ATC Blog

5 Ways to Diagnose your Vehicle: What to Check and How to Check it

Being able to diagnose a problem with your car is a helpful skill that can give you leverage when you take your car to the mechanic’s shop. Knowing exactly what’s wrong will help with figuring out what needs to be done to fix the problem and estimate the price for repairing it.

Here are five problems you can diagnose in your car:

Look for leaks

Leaky fluid could just be water coming from your air conditioning unit, but depending on the color of the fluid, it could mean a variety of problems. Clear, slippery fluid means your brake fluids are leaking. Green, brown, or yellow liquid probably means your coolant is leaking. If your car is leaking a dark red fluid, it’s probably coming from your transmission or it’s power steering fluid. Black or amber liquid is mostly likely engine or gear oil.

Listen for screeches

Screeches are hard to miss, but it’s important to decipher when they occur to properly diagnose the problem. Screeching when you slow down means you have worn brake pads. Screeching when you accelerate is a sign that you might need a new fan belt. If you notice screeching when you’re making turns, you need an adjustment to your power steering belt.

Pay attention to how your brakes feel

Your brakes are some of the most important parts of your car, and any time you notice something wrong with them, you should immediately check them out. If your brake pedal feels springy instead of solid when you push it down, it’s likely that air got into your brake lines and they need to be bled. If your brakes vibrate or pulsate when you apply them and you don’t have an ABS, they your brake discs could be damaged.

Don’t ignore your battery¬†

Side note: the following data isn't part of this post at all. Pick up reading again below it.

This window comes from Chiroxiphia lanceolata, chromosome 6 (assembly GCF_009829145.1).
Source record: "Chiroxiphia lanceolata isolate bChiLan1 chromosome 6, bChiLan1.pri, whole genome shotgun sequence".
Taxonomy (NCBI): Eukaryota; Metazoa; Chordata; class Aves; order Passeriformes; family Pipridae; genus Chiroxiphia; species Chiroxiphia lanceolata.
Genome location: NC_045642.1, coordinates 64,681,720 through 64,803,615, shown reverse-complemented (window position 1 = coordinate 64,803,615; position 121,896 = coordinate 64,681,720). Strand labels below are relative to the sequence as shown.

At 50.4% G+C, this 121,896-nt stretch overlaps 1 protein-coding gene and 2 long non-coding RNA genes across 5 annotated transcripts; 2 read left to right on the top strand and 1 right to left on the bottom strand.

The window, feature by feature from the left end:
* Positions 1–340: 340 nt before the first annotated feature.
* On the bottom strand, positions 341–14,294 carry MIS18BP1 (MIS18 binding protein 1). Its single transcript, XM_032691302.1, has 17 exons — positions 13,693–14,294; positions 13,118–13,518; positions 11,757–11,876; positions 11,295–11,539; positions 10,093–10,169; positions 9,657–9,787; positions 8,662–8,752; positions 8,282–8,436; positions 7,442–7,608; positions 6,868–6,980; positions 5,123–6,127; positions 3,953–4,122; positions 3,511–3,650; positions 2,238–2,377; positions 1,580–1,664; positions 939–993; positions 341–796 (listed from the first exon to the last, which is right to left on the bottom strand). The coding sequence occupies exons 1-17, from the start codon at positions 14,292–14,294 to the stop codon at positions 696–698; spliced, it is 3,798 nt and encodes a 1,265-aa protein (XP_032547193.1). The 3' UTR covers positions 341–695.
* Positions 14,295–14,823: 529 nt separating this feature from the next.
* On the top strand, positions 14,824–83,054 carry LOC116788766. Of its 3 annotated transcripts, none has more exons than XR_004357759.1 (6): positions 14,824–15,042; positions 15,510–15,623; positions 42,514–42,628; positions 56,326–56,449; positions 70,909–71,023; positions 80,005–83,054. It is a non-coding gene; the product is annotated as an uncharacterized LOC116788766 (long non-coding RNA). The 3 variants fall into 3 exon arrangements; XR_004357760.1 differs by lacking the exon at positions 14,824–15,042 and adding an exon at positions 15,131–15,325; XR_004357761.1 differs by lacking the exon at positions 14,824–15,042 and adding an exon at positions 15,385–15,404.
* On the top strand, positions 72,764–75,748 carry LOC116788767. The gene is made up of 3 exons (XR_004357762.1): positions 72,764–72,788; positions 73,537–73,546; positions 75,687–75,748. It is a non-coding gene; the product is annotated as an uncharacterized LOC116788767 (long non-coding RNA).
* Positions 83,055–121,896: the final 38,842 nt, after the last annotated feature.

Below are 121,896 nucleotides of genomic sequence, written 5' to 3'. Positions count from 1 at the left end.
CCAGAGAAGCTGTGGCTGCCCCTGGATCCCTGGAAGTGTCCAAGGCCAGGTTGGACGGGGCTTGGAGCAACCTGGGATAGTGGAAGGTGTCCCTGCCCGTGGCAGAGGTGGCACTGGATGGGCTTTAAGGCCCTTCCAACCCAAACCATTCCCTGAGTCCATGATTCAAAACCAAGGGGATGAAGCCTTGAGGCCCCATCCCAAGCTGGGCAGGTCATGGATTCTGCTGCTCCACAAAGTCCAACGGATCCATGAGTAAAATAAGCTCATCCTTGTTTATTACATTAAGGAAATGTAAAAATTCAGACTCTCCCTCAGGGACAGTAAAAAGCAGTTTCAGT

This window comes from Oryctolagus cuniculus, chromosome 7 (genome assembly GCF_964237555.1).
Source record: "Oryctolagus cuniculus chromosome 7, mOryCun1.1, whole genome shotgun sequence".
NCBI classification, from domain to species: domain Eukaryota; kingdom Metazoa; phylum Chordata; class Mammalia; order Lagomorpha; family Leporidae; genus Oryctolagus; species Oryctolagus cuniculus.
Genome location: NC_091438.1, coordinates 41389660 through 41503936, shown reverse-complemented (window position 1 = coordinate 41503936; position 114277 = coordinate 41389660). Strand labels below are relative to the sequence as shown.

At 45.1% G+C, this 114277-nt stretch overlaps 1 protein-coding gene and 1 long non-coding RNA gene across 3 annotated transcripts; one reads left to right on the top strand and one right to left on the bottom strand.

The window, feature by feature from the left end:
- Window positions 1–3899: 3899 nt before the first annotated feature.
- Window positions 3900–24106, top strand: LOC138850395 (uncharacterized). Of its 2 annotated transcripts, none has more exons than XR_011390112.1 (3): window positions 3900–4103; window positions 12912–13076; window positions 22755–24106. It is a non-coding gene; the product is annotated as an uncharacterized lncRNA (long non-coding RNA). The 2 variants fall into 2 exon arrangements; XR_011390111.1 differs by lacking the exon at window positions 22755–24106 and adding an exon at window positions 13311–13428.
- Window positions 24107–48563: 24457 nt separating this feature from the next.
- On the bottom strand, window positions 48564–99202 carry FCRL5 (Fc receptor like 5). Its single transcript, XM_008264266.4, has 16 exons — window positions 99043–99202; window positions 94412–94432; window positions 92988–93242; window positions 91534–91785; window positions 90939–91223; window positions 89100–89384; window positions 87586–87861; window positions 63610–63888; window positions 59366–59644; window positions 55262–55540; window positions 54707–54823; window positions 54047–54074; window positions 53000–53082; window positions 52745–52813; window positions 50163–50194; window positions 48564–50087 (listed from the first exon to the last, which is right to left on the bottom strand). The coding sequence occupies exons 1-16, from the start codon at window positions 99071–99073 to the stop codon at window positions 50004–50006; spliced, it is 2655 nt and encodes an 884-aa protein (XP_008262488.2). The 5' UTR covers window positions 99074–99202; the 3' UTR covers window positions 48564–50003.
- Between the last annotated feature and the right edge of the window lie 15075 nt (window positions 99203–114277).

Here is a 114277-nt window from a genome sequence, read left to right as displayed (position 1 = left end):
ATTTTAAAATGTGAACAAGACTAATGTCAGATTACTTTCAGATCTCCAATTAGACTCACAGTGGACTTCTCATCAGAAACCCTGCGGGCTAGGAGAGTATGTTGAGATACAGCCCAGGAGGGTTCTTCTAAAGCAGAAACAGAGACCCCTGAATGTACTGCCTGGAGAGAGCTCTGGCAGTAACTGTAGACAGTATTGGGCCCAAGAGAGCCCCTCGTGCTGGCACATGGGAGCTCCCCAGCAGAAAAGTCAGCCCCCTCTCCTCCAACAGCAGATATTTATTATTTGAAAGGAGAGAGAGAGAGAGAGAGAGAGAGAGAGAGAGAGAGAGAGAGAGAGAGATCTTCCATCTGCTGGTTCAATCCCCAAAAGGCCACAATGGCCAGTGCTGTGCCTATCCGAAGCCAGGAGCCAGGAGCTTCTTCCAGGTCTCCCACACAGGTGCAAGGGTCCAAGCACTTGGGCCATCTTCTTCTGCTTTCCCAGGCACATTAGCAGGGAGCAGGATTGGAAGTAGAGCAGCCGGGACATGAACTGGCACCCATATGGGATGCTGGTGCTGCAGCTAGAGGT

Battery problems can be dangerous for your car and your health. If your battery has white powder on the outside, your alternator is overcharging your battery, and your car needs to be taken to a mechanic. The same urgency needs to be taken into account if you notice that the bulbs in your car keep blowing out. This means your alternator voltage is set too high, and your battery could be giving off dangerous hydrogen gas.

Check for Smoke

Smoke can mean several different things depending on where it’s coming from and what it looks like. Black smoke from your tailpipe means your fuel calibration is off, blue smoke means your car is burning too much oil, and white smoke means your coolant is leaking. Smoke coming out from under your hood most likely means one of your radiator hoses is cracked, but make sure you let your car cool down before you pop the hood and check.

Knowing what problems to look for when driving your car will help you diagnose issues and get your car fixed before it’s too late.

For more information on car problems or to sign up for class, contact Automotive Training Center.

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